A fine-needle aspiration-based protein signature discriminates benign from malignant breast lesions.

Franzén B, Kamali-Moghaddam M, Alexeyenko A, Hatschek T, Becker S, Wik L, Kierkegaard J, Eriksson A, Muppani NR, Auer G, Landegren U, Lewensohn R

Mol Oncol 12 (9) 1415-1428 [2018-09-00; online 2018-08-09]

There are increasing demands for informative cancer biomarkers, accessible via minimally invasive procedures, both for initial diagnostics and to follow-up personalized cancer therapy. Fine-needle aspiration (FNA) biopsy provides ready access to relevant tissues; however, the minute sample amounts require sensitive multiplex molecular analysis to achieve clinical utility. We have applied proximity extension assays (PEA) and NanoString (NS) technology for analyses of proteins and of RNA, respectively, in FNA samples. Using samples from patients with breast cancer (BC, n = 25) or benign lesions (n = 33), we demonstrate that these FNA-based molecular analyses (a) can offer high sensitivity and reproducibility, (b) may provide correct diagnosis in shorter time and at a lower cost than current practice, (c) correlate with results from routine analysis (i.e., benchmarking against immunohistochemistry tests for ER, PR, HER2, and Ki67), and (d) may also help identify new markers related to immunotherapy. A specific 11-protein signature, including FGF binding protein 1, decorin, and furin, distinguished all cancer patient samples from all benign lesions in our main cohort and in smaller replication cohort. Due to the minimally traumatic sampling and rich molecular information, this combined proteomics and transcriptomic methodology is promising for diagnostics and evaluation of treatment efficacy in BC.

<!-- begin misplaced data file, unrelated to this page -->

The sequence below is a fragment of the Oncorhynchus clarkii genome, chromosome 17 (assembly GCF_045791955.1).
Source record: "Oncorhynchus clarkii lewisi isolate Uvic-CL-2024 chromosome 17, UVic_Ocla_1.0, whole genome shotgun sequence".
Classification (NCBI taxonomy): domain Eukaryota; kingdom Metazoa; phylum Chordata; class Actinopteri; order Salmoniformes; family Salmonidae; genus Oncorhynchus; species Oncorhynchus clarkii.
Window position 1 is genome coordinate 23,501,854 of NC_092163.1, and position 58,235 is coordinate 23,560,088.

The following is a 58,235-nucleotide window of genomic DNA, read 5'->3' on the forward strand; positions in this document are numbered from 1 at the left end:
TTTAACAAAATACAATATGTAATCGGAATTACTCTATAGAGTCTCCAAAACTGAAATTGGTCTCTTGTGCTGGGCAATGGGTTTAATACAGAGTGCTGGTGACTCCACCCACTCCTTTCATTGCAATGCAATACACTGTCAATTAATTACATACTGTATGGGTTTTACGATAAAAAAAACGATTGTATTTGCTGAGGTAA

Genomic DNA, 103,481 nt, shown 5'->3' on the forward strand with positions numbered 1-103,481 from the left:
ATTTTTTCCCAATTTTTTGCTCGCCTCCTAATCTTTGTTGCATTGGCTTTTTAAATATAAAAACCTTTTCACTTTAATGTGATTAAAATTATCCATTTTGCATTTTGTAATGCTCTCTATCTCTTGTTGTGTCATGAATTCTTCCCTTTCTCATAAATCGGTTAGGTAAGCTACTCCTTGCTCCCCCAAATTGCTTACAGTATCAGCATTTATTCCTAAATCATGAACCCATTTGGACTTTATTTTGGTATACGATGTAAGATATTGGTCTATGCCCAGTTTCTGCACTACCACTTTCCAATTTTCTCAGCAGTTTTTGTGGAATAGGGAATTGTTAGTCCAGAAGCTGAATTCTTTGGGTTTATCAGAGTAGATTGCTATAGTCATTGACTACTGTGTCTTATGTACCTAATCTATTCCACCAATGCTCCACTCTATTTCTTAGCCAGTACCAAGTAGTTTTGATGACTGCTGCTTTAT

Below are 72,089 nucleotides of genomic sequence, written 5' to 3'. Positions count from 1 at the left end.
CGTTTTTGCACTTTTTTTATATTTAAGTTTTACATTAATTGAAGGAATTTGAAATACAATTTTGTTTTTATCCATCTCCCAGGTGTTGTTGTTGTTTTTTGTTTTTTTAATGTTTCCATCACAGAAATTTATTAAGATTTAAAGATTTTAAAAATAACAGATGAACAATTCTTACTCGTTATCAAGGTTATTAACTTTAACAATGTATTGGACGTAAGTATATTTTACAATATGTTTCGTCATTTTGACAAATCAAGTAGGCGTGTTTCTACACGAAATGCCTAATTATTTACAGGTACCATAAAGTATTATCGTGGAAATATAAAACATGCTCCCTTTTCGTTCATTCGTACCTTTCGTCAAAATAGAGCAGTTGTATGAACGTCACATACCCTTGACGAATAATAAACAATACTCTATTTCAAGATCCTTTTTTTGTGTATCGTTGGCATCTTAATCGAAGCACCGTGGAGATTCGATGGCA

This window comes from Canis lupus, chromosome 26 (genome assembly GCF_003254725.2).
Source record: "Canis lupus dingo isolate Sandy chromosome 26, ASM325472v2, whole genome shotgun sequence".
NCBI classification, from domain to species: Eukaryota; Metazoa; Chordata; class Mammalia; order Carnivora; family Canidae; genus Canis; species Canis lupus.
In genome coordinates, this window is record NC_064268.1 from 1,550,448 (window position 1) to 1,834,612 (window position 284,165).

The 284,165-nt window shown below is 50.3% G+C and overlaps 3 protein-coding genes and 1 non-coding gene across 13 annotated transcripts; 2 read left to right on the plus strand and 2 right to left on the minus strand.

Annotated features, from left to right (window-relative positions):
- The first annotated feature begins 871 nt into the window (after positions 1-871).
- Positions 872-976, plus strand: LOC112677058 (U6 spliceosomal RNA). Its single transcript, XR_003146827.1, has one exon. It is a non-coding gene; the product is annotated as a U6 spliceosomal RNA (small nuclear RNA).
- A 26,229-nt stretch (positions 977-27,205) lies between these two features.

Affiliated researcher

PubMed 30019538

DOI 10.1002/1878-0261.12350

Crossref 10.1002/1878-0261.12350

pmc: PMC6120227

Publications 9.5.0